What’s in a wok?
Rodney Mantle and Shirley Li?, Liaoning Normal University, Dalian, China
To many in the west, Chinese food is what they know from “Chinese Restaurants” (much decried in China), but the enormous range of regional variations is unknown to most. Teaching English and learning (Mandarin) Chinese in North East China and later in Shanghai and Shenzhen introduced Rodney to some of that variety. As he discovered, Oriental meals have no set courses in the western sense and are highly communal, not least at class banquets.
One of his many discoveries was the variety of sweet dishes, far greater than that available in “Chinese Restaurants”. Among the surprises was that, especially in family meals, the tomato’s status as a fruit is taken seriously: slices of tomato appeared covered in ... sugar. The first time he encountered this dish in Dalian, its name was 白雪红山 (Pinyin: bái xuě hóng shān ), meaning “white snow [on] red mountain[s]”.
A later encounter with the same dish proved to be an introduction to another aspect of culinary regionalism: changes of name. Exactly the same dish was known as 糖拌西红柿 (táng bàn xī hóng shì), meaning “sugar mix[ed with] western persimmon [=tomato]”.
This photo, taken in Hangzhou, shows another aspect of the tomato’s fruit status: Tiramisu with tomatoes.
A delicious “dessert” came his way once in the Northeast: 水果面包夹 (shuǐ guǒ miàn bāo jiā), meaning “fruit mix[ed with] pastry”. Subsequent attempts to find it elsewhere failed.
Another “dessert” proved less elusive: 红梅含瑞 (hóng méi hán ruì), meaning “red plum keep in the mouth auspicious”. At Rodney’s regular restaurant in Dalian, the staff drew this item (not on the menu) to his attention: a wedding party had ordered more of it than they could eat ...
Subsequent enquiries established that this delicacy was widespread, but under different names: in Shanghai, it was called 心太软 ( xīn tài ruǎn), meaning “heart very soft”. Elsewhere the names were: 开口笑 (kāi kǒu xiào), meaning “open your mouth [and] smile” and 桂花糯米红枣 (guì huā nuò mǐ hóng zǎo), meaning “osmanthus sticky rice with dates” (the most accurate description).
These and many other experiences made Rodney wonder about common English terms for “Chinese” food. Shirley Liú (刘静宇, liú jìng yǔ), a postgraduate student of Chinese at their university who was teaching him Chinese, and he set out on a voyage of etymological discovery. She and Rodney would like to record our appreciation of the invaluable help from the late Prof. Gary Morgan of Oxnard College, California, as well as Michael Tang and Brian Doyle in Australia.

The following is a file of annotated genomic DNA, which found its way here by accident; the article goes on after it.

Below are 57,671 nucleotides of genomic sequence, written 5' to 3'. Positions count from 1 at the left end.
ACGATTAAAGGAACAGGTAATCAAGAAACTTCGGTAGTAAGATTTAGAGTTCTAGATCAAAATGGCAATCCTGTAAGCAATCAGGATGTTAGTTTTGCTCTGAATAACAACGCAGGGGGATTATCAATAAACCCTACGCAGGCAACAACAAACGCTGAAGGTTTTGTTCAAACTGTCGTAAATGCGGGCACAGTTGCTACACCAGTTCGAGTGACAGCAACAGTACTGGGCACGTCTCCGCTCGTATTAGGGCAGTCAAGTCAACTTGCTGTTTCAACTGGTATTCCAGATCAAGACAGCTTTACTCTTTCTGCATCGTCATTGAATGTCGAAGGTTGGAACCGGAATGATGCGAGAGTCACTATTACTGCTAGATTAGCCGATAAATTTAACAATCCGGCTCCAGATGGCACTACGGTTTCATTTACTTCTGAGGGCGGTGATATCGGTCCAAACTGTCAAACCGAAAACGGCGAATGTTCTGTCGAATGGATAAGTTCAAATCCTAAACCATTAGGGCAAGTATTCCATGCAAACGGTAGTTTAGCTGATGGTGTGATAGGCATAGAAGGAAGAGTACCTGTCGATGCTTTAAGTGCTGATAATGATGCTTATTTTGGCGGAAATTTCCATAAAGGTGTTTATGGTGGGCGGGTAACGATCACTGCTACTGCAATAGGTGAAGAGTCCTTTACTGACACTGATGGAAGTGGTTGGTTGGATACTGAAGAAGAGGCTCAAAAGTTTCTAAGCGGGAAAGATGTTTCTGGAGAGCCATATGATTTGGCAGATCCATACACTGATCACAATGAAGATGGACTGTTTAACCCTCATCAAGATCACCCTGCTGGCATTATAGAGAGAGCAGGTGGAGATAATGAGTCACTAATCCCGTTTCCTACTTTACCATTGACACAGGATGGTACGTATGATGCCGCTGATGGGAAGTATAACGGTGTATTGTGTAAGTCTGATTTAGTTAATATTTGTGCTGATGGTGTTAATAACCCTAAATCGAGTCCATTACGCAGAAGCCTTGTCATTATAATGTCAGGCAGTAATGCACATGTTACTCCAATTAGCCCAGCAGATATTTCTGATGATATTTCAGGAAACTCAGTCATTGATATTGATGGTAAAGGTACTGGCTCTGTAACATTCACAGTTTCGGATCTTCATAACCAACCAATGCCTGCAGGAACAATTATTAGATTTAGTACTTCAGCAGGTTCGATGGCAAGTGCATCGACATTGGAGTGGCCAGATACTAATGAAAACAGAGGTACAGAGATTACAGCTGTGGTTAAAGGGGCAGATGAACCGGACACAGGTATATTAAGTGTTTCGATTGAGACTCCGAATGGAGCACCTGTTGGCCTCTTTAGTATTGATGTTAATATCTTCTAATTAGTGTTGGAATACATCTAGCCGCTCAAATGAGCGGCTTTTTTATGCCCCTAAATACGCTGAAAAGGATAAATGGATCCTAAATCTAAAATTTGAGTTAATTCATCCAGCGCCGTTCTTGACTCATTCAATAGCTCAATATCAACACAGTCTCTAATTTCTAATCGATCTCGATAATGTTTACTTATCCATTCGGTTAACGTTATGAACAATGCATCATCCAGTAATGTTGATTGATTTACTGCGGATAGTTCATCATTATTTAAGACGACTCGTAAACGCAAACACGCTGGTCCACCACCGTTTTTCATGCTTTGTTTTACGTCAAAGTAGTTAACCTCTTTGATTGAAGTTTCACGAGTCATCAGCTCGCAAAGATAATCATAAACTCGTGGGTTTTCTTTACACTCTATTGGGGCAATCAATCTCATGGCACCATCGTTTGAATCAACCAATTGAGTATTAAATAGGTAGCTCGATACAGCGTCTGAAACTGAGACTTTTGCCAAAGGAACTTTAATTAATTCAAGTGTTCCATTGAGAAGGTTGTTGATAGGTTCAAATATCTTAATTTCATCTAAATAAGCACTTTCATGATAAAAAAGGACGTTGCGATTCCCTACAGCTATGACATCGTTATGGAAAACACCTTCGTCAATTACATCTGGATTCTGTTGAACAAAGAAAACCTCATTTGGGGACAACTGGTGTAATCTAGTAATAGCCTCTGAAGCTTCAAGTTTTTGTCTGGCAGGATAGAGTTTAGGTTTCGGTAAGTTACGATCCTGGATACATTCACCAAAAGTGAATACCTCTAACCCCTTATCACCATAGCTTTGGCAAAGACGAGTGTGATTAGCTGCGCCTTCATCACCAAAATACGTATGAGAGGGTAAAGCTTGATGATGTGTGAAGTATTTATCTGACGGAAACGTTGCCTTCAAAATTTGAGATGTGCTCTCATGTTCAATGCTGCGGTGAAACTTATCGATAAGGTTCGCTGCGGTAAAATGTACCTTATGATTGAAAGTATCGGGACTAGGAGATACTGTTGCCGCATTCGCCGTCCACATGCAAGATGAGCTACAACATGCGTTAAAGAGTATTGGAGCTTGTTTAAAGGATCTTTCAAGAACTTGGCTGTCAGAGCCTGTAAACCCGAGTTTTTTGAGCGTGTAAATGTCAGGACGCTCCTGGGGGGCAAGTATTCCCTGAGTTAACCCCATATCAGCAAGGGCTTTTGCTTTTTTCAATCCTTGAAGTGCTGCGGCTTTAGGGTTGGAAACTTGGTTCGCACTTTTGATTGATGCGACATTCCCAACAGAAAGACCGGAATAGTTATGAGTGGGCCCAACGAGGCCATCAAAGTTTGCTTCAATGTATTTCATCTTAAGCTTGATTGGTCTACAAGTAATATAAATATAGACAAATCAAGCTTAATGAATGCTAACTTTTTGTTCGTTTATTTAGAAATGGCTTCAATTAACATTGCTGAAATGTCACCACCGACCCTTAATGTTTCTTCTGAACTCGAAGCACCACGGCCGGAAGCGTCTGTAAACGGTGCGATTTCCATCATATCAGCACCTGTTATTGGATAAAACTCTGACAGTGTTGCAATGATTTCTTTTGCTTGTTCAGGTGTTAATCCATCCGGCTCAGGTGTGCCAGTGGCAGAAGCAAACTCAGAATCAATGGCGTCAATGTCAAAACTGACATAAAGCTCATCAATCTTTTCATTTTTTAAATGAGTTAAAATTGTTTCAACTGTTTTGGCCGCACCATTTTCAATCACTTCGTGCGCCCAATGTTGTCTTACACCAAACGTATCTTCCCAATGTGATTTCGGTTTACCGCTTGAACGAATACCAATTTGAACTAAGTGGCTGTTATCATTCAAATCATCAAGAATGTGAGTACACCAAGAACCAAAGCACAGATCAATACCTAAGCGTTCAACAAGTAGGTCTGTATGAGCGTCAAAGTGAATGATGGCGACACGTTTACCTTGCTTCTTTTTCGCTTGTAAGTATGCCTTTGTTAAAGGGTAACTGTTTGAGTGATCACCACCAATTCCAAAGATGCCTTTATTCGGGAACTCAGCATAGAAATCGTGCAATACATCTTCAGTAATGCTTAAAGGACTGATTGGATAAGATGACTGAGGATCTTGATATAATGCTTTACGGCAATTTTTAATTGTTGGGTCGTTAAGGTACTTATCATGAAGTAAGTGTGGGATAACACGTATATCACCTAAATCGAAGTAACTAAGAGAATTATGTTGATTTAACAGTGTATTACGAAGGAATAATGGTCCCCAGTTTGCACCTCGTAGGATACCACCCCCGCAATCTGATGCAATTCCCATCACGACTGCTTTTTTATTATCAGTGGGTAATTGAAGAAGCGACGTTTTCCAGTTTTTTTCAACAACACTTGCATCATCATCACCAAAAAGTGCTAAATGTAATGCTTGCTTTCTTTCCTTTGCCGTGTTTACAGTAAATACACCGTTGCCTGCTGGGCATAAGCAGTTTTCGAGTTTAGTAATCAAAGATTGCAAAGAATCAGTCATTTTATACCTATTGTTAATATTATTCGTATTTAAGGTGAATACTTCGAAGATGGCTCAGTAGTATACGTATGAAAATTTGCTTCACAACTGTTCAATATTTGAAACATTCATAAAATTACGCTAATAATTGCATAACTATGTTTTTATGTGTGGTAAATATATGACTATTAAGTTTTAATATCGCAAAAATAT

The first record of a Chinese in England was the stay in 1687 of the Catholic convert Shen Fu-Tsung at the Court of James II. He appears to have left no linguistic traces, but the activities of priests, merchants and sailors which led to his arrival in Europe soon started to have effects.
Most of the Chinese who introduced their cooking to the west came from Southern China. As a result, most of the “Chinese” terms in English derive from Cantonese . Menus confirm that the terms discussed below (initially with variant spellings) are used in all the English-speaking countries. Sources for this article included the Oxford English Dictionary (OED), the Online Etymological Dictionary (OnEtD). No systematic attempt appears to have been made to establish dates of first use in Australian and Canadian English.
The earliest linguistic imports reached English by sea contacts with China. The first “Chinese” word recorded in any English-language source appears to have been “ketchup”, in 1690 (OnEtD) . This probably originated in South Eastern China, from the Fujian dialect. In Chinese, it is 醢汁 (hǎi zhī); the local pronunciation is: koi chip/goi zhip. It means: a preparation of small fishes, shrimps, etc., salted and pounded with a little water and eaten raw with strong condiments. Originally anglicised as catchup, it then became catsup, which is still in use in the U.S. Early English-language recipes included among their ingredients mushrooms, walnuts, cucumbers, and oysters. The modern form of the sauce may have started with U.S. seamen adding tomatoes. Unlike most of the words below, it bears no relation to the modern expression, which is 番茄沙司(fān qié shā sī and Cantonese fan1 ke4 sa1 si1= tomato sauce).
During the 18th century trade (tea, ceramics, silk) brought many Chinese briefly to Britain but with no culinary linguistic consequence.
During the 19th century, the U.S.A., Canada, Australia and New Zealand had very similar immigration patterns. All except Canada experienced a Gold Rush, which attracted inter-alia Chinese immigrants. On the West Coast of the U.S.A. and Canada, Chinese labourers also came to help build the railways. Catering soon became one of their main activities: in some small places in Western Canada, for example, the only restaurant was run by Chinese. Rodney has vivid memories from the late 1960s of a little town, almost deserted, called Copperopolis, in the Californian Gold Rush country: its one, dilapidated restaurant sported a faded sign: “English and Chinese Cuisine”.